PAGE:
The NACC staff have grown from five to fourteen under Ms. Dvorchak's leadership due to a more than tripling of revenue in five years. But most importantly, the staff has become more diverse and includes three staff with personal experience in foster care. NACC's core operations team is headquartered in Denver, CO, and the balance of our team works remotely across the country. NACC staff include expertise in the legal representation of children and parents, the development of training and educational programs, the development and implementation of public policy, youth engagement and engaging individuals with lived experience, communications, program development, and project planning.

NACC leads a combination of earned income programs and grant projects. NACC is highly respected in the field and leverages the expertise of its membership and organizational partnerships to achieve our goals.

In 2023 the National Association of Counsel for Children celebrated its 46th year as a nonprofit children’s legal advocacy organization.

NACC has made significant progress in accomplishing our 2019-2023 Strategic Plan. NACC has achieved growth in every program area, impacted the state of the law through our advocacy and amicus briefs, and has been a strong and effective voice for racial equity and constituent engagement in the child welfare field.

In 2019, NACC established the framework for this growth, developing a State Coordinator program to support practitioners at the local level, relaunching our Children's Law Office Project to support the leaders of specialized law offices for children, building online learning opportunities, and reinvigorating our policy advocacy agenda and engagements.

In 2020 NACC helped the legal community serve children and families through crisis and uncertainty by mobilizing a COVID-19 Resource Hub, policy statements, tip sheets, and virtual learning. NACC served as a critical hub for information, strategizing, and learning through this challenging time for families and for the courts. Also in 2020, NACC launched a youth board, now called the National Advisory Council on Children's Legal Representation. Every member of the Advisory Council has lived expertise in foster care and other educational and professional experiences. NACC incorporates youth voice across every program area and Board of Directors.

In 2021, NACC launched Counsel for Kids, a national campaign to ensure the right to counsel for youth in the child welfare system, developed revised Recommendations on Child Representation in Abuse and Neglect Cases, and began the development of the 4th Edition of Child Welfare Law and Practice. Also in 2021 NACC launched a Race Equity Hub to provide resources to practitioners and policymakers on how to combat racial disproportionality and inequity in the child welfare system.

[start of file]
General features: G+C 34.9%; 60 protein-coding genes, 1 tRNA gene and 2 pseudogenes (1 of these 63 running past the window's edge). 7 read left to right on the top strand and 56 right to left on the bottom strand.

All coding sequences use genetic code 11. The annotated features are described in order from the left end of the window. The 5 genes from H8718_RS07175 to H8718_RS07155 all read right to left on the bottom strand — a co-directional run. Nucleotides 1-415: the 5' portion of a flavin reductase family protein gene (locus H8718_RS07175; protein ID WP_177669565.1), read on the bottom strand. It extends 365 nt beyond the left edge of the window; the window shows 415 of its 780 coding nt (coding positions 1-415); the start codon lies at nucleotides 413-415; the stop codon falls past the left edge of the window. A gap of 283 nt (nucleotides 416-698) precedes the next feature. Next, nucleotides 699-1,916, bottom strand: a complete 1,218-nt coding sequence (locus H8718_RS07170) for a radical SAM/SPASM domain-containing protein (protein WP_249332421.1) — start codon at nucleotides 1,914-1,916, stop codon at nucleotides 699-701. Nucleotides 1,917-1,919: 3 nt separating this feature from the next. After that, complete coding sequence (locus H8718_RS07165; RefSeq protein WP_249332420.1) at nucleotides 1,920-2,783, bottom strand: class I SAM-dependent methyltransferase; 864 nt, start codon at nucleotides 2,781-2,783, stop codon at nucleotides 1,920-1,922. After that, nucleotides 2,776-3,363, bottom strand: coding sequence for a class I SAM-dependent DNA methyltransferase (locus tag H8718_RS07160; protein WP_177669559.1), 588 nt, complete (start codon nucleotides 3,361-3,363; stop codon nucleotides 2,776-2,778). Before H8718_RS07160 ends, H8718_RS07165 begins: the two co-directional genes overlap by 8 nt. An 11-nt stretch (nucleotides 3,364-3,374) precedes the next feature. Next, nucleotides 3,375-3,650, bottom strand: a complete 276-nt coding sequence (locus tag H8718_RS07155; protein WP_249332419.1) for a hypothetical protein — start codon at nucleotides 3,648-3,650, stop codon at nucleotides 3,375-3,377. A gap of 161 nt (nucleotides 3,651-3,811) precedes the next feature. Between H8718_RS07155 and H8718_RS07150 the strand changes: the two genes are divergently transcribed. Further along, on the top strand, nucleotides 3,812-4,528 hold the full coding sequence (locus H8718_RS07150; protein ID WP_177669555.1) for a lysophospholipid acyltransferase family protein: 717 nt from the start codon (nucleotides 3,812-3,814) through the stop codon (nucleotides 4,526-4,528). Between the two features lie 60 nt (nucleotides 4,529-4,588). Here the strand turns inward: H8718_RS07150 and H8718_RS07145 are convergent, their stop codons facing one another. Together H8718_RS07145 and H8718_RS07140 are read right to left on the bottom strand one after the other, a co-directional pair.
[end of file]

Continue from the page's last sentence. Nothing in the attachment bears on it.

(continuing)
NACC’s work has been recognized in several national reports. The first, Children’s Justice: How to Improve Legal Representation of Children in the Child Welfare System, was the culmination of a six-year multi-million dollar study that examined the representation of children. NACC’s membership, certification, Child Welfare Law and Practice publication, and training programs were highlighted as models for improving child representation. The second, an informational memorandum issued by the federal Children’s Bureau on High-Quality Legal Representation in the Child Welfare System also lauded NACC’s certification program and recommended that every attorney practicing child welfare law in America obtain NACC’s Child Welfare Law Specialist Certification. The third,

In 2022 NACC refreshed its 2019-2023 Strategic Plan to make explicit our commitment to race equity and constituent voice. NACC also published the 4th Edition of Child Welfare Law and Practice, also known as "The Red Book."

How we listen

SOURCE: Self-reported by organization

Seeking feedback from people served makes programs more responsive and effective. Here’s how this organization is listening.

done We shared information about our current feedback practices.
  • How is your organization using feedback from the people you serve?

    To identify and remedy poor client service experiences, To identify bright spots and enhance positive service experiences, To make fundamental changes to our programs and/or operations, To inform the development of new programs/projects, To identify where we are less inclusive or equitable across demographic groups, To strengthen relationships with the people we serve, To understand people's needs and how we can help them achieve their goals

  • Which of the following feedback practices does your organization routinely carry out?

    We collect feedback from the people we serve at least annually, We take steps to get feedback from marginalized or under-represented people, We aim to collect feedback from as many people we serve as possible, We take steps to ensure people feel comfortable being honest with us, We look for patterns in feedback based on demographics (e.g., race, age, gender, etc.), We look for patterns in feedback based on people’s interactions with us (e.g., site, frequency of service, etc.), We engage the people who provide feedback in looking for ways we can improve in response, We act on the feedback we receive, We share the feedback we received with the people we serve, We tell the people who gave us feedback how we acted on their feedback, We ask the people who gave us feedback how well they think we responded

  • What challenges does the organization face when collecting feedback?

    We don't have any major challenges to collecting feedback

Financials

National Association of Counsel for Children (NACC)